Let’s say your best friend was visiting the area and you wanted to show them the best time ever. Where would you take them? Give us a little itinerary – say it was a week long trip, where would you eat, drink, visit, hang out, etc.
This is going to make me sad to think about because Covid 19 has really changed every aspect of this question! I am really looking forward to the the upcoming show at Blum & Poe in Culver City. Aaron Garber-Maikovska will be having his paintings up and I was working for his studio and the start of 2020. His paintings are really awesome and I have been looking forward to this show for a while. I also love that area of Culver City! It is changing rapidly but there are still some gems. Thinkspace is over there and I absolutely love those guys because they only have amazing artists showing with them. Klowdenmann recently announced they were closing, but that was truly another amazing gallery. There is also a good coffee shop, Cognoscenti Coffee. I actually worked there for a while and that was how I know the area. There are too many amazing restaurants over there but we would absolutely be ending our night at the Mandrake bar. I have had such a soft spot for that area for years because of their art scene but also I never thought that it had that “too cool” la vibe; not to say that it doesn’t exist there, but it isn’t like the la arts district.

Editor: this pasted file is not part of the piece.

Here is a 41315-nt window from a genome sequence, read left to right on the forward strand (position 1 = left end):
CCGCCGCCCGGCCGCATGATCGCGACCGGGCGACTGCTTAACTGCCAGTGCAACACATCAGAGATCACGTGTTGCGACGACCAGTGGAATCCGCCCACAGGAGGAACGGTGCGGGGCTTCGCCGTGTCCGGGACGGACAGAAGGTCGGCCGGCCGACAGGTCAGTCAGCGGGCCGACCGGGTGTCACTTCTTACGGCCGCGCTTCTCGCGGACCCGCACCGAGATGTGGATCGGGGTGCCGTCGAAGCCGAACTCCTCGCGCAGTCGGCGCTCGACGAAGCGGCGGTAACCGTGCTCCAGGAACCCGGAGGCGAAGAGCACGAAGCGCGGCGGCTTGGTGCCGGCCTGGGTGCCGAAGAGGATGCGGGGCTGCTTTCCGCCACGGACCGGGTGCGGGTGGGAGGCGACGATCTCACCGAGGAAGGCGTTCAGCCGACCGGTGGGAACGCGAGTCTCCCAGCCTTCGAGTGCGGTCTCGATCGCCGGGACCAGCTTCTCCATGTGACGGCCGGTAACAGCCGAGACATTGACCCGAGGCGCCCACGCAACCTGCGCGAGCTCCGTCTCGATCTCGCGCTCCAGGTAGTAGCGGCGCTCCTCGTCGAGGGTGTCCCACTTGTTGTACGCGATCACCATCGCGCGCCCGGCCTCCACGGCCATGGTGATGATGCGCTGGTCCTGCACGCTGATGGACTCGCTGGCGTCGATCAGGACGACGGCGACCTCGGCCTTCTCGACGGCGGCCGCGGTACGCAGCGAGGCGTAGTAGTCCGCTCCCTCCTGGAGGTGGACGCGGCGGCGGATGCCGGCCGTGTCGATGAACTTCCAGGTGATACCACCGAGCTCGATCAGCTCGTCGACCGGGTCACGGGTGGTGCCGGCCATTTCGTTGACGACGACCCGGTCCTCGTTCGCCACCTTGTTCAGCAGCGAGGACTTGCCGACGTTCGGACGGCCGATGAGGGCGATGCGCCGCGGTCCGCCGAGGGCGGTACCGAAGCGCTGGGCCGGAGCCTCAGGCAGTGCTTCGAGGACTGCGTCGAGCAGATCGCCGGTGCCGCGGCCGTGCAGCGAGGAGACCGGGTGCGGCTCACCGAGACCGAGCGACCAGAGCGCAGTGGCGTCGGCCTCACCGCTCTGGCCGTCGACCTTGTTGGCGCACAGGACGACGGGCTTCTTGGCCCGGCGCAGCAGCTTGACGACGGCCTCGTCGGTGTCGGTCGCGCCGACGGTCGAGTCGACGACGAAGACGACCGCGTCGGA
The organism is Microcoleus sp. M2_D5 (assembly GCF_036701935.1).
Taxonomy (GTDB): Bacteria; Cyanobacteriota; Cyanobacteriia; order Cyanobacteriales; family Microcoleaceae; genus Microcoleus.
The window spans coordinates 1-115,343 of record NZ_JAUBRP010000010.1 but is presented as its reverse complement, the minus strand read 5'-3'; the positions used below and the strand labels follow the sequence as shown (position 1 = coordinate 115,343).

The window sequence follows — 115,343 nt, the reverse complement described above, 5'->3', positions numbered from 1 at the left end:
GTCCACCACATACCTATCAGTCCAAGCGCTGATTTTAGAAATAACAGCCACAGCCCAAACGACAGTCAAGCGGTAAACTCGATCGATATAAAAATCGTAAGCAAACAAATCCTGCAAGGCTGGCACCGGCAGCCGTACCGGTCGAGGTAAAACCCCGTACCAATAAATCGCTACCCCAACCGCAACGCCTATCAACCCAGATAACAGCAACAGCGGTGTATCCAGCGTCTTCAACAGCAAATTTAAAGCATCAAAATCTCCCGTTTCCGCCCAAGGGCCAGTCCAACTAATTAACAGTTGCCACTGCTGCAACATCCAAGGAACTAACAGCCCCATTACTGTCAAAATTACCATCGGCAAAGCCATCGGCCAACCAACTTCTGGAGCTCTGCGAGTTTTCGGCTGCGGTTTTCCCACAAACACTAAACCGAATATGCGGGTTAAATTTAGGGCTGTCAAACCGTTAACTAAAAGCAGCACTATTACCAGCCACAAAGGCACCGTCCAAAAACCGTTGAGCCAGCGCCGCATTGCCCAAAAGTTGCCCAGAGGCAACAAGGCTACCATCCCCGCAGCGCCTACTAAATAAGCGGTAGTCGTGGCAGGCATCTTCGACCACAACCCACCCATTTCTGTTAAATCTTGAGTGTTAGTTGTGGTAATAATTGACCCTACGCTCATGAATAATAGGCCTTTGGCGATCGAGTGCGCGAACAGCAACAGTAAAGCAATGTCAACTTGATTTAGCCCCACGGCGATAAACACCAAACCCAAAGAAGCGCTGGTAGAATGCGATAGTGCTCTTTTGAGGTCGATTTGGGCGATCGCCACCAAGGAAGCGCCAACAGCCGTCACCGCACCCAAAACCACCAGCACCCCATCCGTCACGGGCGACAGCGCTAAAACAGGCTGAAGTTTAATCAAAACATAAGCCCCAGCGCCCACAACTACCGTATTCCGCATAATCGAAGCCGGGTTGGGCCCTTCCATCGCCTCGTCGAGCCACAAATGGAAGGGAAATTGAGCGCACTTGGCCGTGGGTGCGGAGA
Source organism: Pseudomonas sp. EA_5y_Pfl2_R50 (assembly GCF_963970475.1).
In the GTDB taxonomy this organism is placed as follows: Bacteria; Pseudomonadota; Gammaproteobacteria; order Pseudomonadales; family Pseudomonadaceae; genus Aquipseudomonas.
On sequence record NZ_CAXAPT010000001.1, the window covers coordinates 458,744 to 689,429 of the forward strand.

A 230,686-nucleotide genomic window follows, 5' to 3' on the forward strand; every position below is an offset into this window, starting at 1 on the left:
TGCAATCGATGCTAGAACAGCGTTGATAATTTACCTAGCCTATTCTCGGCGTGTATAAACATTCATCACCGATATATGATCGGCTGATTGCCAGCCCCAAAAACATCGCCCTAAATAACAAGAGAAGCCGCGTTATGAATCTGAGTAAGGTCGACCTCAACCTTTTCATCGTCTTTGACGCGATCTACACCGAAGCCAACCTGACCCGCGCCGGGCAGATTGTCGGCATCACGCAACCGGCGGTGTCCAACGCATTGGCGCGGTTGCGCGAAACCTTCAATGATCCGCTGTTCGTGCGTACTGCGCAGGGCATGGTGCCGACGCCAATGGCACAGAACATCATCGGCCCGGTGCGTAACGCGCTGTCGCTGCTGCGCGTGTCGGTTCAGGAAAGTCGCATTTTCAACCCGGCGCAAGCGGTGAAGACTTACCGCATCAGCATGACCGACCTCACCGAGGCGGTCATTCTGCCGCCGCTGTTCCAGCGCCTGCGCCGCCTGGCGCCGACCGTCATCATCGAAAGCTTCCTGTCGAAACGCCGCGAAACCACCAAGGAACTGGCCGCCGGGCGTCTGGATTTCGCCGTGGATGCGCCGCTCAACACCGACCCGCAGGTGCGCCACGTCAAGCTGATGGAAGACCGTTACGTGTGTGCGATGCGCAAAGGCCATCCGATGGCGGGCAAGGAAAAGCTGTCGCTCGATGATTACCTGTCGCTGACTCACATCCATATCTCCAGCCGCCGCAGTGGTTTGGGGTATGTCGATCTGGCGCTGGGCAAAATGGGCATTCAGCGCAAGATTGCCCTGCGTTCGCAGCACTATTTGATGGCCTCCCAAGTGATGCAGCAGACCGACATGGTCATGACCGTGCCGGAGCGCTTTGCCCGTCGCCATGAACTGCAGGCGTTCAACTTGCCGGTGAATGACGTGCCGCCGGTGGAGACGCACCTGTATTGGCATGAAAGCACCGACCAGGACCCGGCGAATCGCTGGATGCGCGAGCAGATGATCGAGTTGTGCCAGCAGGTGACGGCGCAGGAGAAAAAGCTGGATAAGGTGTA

Who else deserves some credit and recognition?
If you don’t know who jill moniz or her gallery Quotidian, then do yourself a favor and check her out! She has curated the most amazing shows all around Los Angeles. We met back in 2017, and I knew as soon as we were introduced that I wanted to be her best friend. jill’s talent for curating blows my mind. She is so aware of even the smallest details in every show and she is truly one of most amazing people. I can’t say enough great things about her. I am so honored to have been in several of her shows because all of the artists she works with are so extremely talented. Truly, look her up.